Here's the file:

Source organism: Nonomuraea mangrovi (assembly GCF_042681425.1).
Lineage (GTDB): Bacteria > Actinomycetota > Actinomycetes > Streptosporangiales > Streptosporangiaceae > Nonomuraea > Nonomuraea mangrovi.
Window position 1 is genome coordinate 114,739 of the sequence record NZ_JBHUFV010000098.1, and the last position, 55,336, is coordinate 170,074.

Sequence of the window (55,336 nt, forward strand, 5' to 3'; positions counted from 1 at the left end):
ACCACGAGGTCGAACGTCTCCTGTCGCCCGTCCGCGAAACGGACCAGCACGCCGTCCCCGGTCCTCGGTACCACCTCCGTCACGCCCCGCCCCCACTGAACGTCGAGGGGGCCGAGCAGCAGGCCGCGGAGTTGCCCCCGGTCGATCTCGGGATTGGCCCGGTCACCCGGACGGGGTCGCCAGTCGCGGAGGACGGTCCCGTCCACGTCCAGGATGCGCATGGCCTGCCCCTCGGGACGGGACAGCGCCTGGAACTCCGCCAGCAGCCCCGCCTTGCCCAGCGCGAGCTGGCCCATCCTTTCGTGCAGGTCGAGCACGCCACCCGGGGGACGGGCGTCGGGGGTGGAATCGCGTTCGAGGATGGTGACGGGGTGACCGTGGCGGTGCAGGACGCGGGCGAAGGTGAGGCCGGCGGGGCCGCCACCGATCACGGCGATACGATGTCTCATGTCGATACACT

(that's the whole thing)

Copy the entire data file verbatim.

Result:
Source organism: Nonomuraea mangrovi (assembly GCF_042681425.1).
Lineage (GTDB): Bacteria > Actinomycetota > Actinomycetes > Streptosporangiales > Streptosporangiaceae > Nonomuraea > Nonomuraea mangrovi.
Window position 1 is genome coordinate 114,739 of the sequence record NZ_JBHUFV010000098.1, and the last position, 55,336, is coordinate 170,074.

Sequence of the window (55,336 nt, forward strand, 5' to 3'; positions counted from 1 at the left end):
ACCACGAGGTCGAACGTCTCCTGTCGCCCGTCCGCGAAACGGACCAGCACGCCGTCCCCGGTCCTCGGTACCACCTCCGTCACGCCCCGCCCCCACTGAACGTCGAGGGGGCCGAGCAGCAGGCCGCGGAGTTGCCCCCGGTCGATCTCGGGATTGGCCCGGTCACCCGGACGGGGTCGCCAGTCGCGGAGGACGGTCCCGTCCACGTCCAGGATGCGCATGGCCTGCCCCTCGGGACGGGACAGCGCCTGGAACTCCGCCAGCAGCCCCGCCTTGCCCAGCGCGAGCTGGCCCATCCTTTCGTGCAGGTCGAGCACGCCACCCGGGGGACGGGCGTCGGGGGTGGAATCGCGTTCGAGGATGGTGACGGGGTGACCGTGGCGGTGCAGGACGCGGGCGAAGGTGAGGCCGGCGGGGCCGCCACCGATCACGGCGATACGATGTCTCATGTCGATACACT